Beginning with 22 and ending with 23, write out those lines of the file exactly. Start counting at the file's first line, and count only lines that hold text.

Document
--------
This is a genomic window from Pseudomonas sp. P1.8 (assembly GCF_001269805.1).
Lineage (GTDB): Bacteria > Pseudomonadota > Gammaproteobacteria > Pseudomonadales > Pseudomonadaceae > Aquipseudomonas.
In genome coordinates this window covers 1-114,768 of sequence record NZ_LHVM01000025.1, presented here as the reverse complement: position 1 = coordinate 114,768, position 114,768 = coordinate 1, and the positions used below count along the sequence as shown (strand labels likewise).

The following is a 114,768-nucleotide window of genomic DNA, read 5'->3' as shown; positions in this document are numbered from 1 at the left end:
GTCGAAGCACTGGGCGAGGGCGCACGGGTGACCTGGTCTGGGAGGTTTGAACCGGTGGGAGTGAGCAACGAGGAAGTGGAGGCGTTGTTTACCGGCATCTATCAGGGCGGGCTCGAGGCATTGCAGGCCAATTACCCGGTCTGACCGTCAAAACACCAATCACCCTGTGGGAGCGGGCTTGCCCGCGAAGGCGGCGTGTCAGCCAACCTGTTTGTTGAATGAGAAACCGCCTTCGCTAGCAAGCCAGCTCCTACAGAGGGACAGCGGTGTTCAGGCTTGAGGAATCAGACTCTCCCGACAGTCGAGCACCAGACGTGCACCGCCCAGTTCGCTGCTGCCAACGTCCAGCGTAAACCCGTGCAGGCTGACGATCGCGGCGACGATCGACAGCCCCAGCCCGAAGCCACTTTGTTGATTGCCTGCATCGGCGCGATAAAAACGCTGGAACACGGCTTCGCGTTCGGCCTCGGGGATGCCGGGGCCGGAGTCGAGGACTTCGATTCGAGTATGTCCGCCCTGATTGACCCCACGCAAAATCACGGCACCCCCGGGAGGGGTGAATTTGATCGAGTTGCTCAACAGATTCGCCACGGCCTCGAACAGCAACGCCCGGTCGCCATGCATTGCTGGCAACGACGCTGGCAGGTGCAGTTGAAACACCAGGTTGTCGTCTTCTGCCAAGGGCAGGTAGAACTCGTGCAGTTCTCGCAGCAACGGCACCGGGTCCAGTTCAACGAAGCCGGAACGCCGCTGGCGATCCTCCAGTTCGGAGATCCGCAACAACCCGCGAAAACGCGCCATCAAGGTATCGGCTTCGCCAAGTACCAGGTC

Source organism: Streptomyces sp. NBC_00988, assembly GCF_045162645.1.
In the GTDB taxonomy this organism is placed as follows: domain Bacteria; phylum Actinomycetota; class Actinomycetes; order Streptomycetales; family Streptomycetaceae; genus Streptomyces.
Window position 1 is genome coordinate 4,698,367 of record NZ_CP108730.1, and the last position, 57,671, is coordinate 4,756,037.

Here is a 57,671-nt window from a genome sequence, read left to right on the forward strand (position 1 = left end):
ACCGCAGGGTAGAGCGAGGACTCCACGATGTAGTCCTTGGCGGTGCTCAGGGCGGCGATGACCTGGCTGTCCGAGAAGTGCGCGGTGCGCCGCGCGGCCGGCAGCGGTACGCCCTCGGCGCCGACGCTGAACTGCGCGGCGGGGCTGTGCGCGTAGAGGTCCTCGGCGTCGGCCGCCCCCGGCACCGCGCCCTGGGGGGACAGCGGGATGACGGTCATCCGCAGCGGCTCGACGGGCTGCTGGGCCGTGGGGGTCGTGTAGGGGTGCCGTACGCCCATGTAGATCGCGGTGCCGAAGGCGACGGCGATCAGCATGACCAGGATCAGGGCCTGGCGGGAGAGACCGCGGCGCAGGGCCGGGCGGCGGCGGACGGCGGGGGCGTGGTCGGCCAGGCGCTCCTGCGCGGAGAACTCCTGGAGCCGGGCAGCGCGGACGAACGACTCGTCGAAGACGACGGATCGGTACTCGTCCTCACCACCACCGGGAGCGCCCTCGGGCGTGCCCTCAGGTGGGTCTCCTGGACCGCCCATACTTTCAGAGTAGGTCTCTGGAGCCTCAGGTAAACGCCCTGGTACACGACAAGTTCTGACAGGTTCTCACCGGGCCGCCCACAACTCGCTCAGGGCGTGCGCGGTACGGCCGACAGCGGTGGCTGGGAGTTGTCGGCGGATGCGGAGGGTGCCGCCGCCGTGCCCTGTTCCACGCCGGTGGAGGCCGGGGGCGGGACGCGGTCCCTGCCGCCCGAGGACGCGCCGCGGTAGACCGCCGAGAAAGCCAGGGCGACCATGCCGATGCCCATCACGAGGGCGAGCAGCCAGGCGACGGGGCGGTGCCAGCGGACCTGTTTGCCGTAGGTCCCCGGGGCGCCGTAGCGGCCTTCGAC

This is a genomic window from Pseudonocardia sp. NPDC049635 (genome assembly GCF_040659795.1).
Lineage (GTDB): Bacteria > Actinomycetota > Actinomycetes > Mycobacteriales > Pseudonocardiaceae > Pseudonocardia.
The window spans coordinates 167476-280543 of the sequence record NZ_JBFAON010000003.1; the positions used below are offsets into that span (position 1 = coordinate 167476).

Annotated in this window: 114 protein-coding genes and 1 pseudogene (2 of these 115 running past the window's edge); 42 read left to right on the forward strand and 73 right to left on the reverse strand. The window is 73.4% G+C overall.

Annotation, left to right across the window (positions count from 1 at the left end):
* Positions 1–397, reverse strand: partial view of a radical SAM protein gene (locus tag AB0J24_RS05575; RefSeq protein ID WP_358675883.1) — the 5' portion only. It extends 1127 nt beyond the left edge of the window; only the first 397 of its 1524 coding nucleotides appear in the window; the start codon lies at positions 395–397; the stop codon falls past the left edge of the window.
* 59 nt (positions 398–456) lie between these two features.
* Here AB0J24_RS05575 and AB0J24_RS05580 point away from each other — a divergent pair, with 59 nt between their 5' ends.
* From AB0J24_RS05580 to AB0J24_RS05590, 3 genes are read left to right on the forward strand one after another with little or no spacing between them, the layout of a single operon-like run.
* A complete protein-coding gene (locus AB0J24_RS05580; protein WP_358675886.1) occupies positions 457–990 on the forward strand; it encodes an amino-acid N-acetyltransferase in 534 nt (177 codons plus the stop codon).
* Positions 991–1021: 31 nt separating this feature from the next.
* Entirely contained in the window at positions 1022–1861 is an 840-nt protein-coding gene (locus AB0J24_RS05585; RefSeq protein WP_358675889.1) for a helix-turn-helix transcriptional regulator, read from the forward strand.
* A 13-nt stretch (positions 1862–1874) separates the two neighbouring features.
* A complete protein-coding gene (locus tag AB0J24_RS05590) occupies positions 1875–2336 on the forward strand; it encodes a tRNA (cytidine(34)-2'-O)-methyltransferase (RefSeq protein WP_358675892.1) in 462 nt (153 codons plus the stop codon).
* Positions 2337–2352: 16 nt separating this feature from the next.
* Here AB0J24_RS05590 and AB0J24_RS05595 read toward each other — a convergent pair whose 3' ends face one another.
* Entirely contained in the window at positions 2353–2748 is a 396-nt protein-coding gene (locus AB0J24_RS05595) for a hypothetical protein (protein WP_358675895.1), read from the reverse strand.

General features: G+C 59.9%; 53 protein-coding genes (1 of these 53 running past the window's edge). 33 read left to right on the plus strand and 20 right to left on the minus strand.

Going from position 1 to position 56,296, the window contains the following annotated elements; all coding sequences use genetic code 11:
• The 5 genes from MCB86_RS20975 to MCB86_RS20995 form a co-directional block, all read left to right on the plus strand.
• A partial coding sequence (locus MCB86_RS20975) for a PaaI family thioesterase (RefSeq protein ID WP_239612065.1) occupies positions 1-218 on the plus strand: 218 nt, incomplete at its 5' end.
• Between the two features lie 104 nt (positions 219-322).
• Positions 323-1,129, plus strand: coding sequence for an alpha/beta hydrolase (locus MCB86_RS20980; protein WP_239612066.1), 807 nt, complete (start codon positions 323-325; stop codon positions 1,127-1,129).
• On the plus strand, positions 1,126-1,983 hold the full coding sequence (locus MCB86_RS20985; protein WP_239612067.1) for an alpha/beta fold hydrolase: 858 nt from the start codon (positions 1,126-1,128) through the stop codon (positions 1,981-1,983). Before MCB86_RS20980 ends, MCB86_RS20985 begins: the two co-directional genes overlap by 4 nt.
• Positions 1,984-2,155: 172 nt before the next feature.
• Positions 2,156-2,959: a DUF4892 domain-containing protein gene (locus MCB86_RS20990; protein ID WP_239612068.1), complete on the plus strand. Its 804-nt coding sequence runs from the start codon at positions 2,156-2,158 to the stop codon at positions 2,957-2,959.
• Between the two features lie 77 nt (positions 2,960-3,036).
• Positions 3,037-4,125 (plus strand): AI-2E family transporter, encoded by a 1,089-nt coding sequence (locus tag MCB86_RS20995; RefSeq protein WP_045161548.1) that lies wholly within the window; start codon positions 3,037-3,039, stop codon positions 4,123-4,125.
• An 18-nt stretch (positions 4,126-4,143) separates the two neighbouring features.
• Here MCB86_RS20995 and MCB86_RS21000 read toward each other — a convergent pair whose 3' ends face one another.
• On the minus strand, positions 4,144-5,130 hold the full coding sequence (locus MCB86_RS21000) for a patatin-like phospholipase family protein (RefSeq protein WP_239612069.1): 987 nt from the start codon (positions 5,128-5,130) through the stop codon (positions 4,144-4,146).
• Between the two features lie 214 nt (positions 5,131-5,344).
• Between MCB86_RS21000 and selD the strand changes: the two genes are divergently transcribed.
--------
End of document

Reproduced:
* Entirely contained in the window at positions 1022–1861 is an 840-nt protein-coding gene (locus AB0J24_RS05585; RefSeq protein WP_358675889.1) for a helix-turn-helix transcriptional regulator, read from the forward strand.
* A 13-nt stretch (positions 1862–1874) separates the two neighbouring features.